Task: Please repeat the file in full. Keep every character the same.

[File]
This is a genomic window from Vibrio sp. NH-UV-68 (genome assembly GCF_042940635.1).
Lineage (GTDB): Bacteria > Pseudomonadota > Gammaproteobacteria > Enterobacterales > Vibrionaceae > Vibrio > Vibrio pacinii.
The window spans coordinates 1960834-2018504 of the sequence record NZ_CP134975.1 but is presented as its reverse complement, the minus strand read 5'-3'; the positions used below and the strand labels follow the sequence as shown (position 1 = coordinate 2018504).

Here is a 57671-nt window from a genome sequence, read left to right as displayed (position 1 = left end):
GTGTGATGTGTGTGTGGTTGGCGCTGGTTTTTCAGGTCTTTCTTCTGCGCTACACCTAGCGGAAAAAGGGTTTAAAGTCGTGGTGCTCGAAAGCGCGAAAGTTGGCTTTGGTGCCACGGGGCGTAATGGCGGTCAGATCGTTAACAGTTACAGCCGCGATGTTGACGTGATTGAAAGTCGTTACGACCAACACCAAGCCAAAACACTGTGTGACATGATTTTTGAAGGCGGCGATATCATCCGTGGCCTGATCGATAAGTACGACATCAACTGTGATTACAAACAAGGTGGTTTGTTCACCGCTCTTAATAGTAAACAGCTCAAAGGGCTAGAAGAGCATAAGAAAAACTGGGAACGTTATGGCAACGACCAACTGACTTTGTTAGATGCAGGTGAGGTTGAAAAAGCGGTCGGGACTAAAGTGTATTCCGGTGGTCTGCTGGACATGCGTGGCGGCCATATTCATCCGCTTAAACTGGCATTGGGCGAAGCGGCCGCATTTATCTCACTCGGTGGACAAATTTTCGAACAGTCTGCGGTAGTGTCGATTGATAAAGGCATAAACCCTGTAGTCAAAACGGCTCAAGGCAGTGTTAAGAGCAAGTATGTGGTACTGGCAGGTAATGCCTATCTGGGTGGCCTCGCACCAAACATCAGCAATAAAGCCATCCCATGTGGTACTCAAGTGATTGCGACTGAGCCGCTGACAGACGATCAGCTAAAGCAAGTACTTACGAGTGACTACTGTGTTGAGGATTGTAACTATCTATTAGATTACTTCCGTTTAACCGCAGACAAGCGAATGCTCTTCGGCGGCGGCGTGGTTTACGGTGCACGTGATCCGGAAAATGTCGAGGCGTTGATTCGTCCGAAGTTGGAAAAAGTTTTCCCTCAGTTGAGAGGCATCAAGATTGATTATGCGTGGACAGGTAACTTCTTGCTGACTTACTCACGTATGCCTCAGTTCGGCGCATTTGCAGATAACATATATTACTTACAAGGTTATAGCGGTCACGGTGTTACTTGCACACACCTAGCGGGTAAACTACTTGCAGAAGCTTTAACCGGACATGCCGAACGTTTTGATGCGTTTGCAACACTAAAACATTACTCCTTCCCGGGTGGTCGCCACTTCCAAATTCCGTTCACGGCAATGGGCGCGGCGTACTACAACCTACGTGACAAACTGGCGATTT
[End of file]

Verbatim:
This is a genomic window from Vibrio sp. NH-UV-68 (genome assembly GCF_042940635.1).
Lineage (GTDB): Bacteria > Pseudomonadota > Gammaproteobacteria > Enterobacterales > Vibrionaceae > Vibrio > Vibrio pacinii.
The window spans coordinates 1960834-2018504 of the sequence record NZ_CP134975.1 but is presented as its reverse complement, the minus strand read 5'-3'; the positions used below and the strand labels follow the sequence as shown (position 1 = coordinate 2018504).

Here is a 57671-nt window from a genome sequence, read left to right as displayed (position 1 = left end):
GTGTGATGTGTGTGTGGTTGGCGCTGGTTTTTCAGGTCTTTCTTCTGCGCTACACCTAGCGGAAAAAGGGTTTAAAGTCGTGGTGCTCGAAAGCGCGAAAGTTGGCTTTGGTGCCACGGGGCGTAATGGCGGTCAGATCGTTAACAGTTACAGCCGCGATGTTGACGTGATTGAAAGTCGTTACGACCAACACCAAGCCAAAACACTGTGTGACATGATTTTTGAAGGCGGCGATATCATCCGTGGCCTGATCGATAAGTACGACATCAACTGTGATTACAAACAAGGTGGTTTGTTCACCGCTCTTAATAGTAAACAGCTCAAAGGGCTAGAAGAGCATAAGAAAAACTGGGAACGTTATGGCAACGACCAACTGACTTTGTTAGATGCAGGTGAGGTTGAAAAAGCGGTCGGGACTAAAGTGTATTCCGGTGGTCTGCTGGACATGCGTGGCGGCCATATTCATCCGCTTAAACTGGCATTGGGCGAAGCGGCCGCATTTATCTCACTCGGTGGACAAATTTTCGAACAGTCTGCGGTAGTGTCGATTGATAAAGGCATAAACCCTGTAGTCAAAACGGCTCAAGGCAGTGTTAAGAGCAAGTATGTGGTACTGGCAGGTAATGCCTATCTGGGTGGCCTCGCACCAAACATCAGCAATAAAGCCATCCCATGTGGTACTCAAGTGATTGCGACTGAGCCGCTGACAGACGATCAGCTAAAGCAAGTACTTACGAGTGACTACTGTGTTGAGGATTGTAACTATCTATTAGATTACTTCCGTTTAACCGCAGACAAGCGAATGCTCTTCGGCGGCGGCGTGGTTTACGGTGCACGTGATCCGGAAAATGTCGAGGCGTTGATTCGTCCGAAGTTGGAAAAAGTTTTCCCTCAGTTGAGAGGCATCAAGATTGATTATGCGTGGACAGGTAACTTCTTGCTGACTTACTCACGTATGCCTCAGTTCGGCGCATTTGCAGATAACATATATTACTTACAAGGTTATAGCGGTCACGGTGTTACTTGCACACACCTAGCGGGTAAACTACTTGCAGAAGCTTTAACCGGACATGCCGAACGTTTTGATGCGTTTGCAACACTAAAACATTACTCCTTCCCGGGTGGTCGCCACTTCCAAATTCCGTTCACGGCAATGGGCGCGGCGTACTACAACCTACGTGACAAACTGGCGATTT